Voters overwhelmingly favor early voting in Md.

Approval lets legislature enact law opening polls 2 weeks early

Election 2008

November 05, 2008|By Annie Linskey | Annie Linskey,

With many people waiting in line for hours to cast their ballots, Marylanders voted overwhelmingly yesterday to change the way future elections are conducted by allowing polling places to open two weeks before Election Day.

With more than half of precincts reporting, voters were approving Question 1 by a margin of more than 2 to 1, setting the stage for Maryland to join the 32 other states which allow early voting. Millions of Americans in those states cast their votes in the weeks leading up to Election Day.

Specifically, the change approved to Maryland's constitution allows the General Assembly to enact an early-voting law. The Maryland Democratic party has pushed the idea for years, arguing that opening the polls sooner would afford more people an opportunity to participate in elections. Measures that increase turnout can be a boost to Democrats, who outnumber Republicans in the state 2 to 1.

"We've seen this early voting is a legitimate way to expand the franchise," said Del. Samuel I. Rosenberg, a Baltimore Democrat. He predicted the legislature would pass an early-voting law next year that is fair to both parties.

Del. Jon Cardin, an Owings Mills Democrat who chairs a panel that writes election law, said early voting "takes a lot of the burden and the pain off" local election boards.

The state's Republican leaders opposed the ballot measure, saying it could invite voter fraud. They pointed out that the General Assembly could pass a law that allowed voters to cast ballots anywhere in the state and without showing identification. Some Republicans also say that the legislature could unfairly pack early voting booths into liberal areas.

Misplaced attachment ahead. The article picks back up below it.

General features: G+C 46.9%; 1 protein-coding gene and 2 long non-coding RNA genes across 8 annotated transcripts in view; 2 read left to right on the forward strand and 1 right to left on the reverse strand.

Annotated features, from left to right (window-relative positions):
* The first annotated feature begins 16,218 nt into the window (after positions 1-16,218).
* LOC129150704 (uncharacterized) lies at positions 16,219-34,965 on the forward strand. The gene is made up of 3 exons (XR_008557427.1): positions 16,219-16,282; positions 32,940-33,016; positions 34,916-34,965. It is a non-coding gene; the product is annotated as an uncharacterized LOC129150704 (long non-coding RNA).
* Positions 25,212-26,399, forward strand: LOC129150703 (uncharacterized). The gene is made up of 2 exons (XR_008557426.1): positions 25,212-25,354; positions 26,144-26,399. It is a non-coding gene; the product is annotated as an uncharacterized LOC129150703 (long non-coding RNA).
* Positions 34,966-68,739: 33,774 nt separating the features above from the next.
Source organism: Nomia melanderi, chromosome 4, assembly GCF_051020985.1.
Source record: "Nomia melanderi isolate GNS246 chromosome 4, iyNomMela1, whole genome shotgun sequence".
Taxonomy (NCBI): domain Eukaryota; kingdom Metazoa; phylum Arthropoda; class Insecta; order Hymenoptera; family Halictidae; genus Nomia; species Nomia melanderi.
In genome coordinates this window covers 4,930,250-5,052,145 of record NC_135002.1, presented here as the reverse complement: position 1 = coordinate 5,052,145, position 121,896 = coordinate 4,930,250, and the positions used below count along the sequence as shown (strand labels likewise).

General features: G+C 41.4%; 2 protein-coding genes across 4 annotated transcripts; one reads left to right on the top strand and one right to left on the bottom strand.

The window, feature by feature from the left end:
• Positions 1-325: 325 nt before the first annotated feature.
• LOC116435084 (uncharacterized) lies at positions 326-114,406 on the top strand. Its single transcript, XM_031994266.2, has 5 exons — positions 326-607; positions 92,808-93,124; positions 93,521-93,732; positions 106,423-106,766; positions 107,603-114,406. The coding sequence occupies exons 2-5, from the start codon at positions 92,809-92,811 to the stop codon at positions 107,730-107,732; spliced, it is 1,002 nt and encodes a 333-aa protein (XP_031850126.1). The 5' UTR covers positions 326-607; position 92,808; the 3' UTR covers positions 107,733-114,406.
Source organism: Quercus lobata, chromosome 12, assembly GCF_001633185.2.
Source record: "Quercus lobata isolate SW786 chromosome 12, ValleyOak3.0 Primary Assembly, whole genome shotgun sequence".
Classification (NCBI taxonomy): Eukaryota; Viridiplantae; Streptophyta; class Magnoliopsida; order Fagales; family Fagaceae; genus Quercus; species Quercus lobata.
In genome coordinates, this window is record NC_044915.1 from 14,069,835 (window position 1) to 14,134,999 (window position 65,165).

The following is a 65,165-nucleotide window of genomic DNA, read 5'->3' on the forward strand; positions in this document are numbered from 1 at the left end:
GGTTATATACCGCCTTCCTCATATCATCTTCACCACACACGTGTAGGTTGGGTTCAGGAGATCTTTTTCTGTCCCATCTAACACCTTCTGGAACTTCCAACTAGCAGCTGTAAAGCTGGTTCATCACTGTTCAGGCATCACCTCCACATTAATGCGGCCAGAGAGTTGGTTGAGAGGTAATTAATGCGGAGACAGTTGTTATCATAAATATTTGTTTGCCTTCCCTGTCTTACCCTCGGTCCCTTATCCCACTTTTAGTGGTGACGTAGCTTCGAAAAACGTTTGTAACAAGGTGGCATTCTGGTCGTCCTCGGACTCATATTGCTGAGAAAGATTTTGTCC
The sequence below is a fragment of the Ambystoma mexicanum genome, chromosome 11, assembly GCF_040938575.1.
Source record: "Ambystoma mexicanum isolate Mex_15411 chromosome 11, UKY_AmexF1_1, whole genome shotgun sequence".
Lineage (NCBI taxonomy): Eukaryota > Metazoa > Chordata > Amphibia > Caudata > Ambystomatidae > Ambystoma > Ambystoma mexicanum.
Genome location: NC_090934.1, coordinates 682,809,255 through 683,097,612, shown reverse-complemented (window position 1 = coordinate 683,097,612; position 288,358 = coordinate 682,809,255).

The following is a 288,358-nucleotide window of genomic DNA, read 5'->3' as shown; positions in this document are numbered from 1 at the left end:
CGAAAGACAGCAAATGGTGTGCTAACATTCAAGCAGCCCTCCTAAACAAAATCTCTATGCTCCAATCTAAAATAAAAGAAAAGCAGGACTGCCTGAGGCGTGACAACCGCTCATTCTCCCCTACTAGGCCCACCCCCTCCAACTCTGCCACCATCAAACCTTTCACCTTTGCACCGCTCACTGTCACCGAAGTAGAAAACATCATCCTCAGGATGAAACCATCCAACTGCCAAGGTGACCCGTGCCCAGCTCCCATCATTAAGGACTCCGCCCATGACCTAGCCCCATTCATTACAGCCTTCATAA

But those arguments didn't convince many who stood in line for more than two hours in West Baltimore waiting to vote. "It will eliminate some of this," said Annie Johnson, 63, gesturing at the hundreds of people in front of her.

Another woman in line, Eddette Rice, 51, said she would vote for the measure because she works on weekdays and often can't make it to the polls. "Normally, I wouldn't be able to vote," she said. This year she got the day off.

Not everyone shared her view. Marty Hayes, 58, who owns a small electronics business in Elkridge, opposed the ballot measure. "There's too much opportunity for fraud," he said.

Others said they feared that a ballot cast early wouldn't really be counted by election officials. "I just don't trust them," said Elbert Street, 73, who waited in line for four hours at the Augsburg Lutheran Village Retirement Community in Lochearn in Baltimore County.

This year, early voting drew national attention in states like Florida, where long lines before Election Day caused the governor to extend poll hours. Of that state's 10.7 million registered voters, 2.6 million went early, according to the secretary of state's Web site. In Georgia, another early voting state, 2 million cast votes before yesterday.

James Hicks, a researcher with the Early Voting Information Center, projected that 30 percent of all ballots nationally would be cast early.

In Maryland, the legislature passed an early-voting measure in 2005 and again in 2006. Republican Gov. Robert L. Ehrlich Jr. vetoed both measures, and Democrats in the General Assembly voted to override him both times.

But those laws faced a legal challenge before anyone cast an early ballot. Joan Capozzi of the Queen Anne's County Republican Central Committee sued the state Board of Elections, arguing that Election Day is clearly defined in the Maryland Constitution as the "Tuesday next after the first Monday in November."

The state's highest court agreed. The decision also tightened the circumstances under which a voter can cast an absentee ballot. Election officials began requiring absentee voters to sign an oath pledging that they would be unable to vote in person on Election Day.

But yesterday's change to the constitution means that the General Assembly could pass a law allowing voters to use absentee ballots without offering an excuse.

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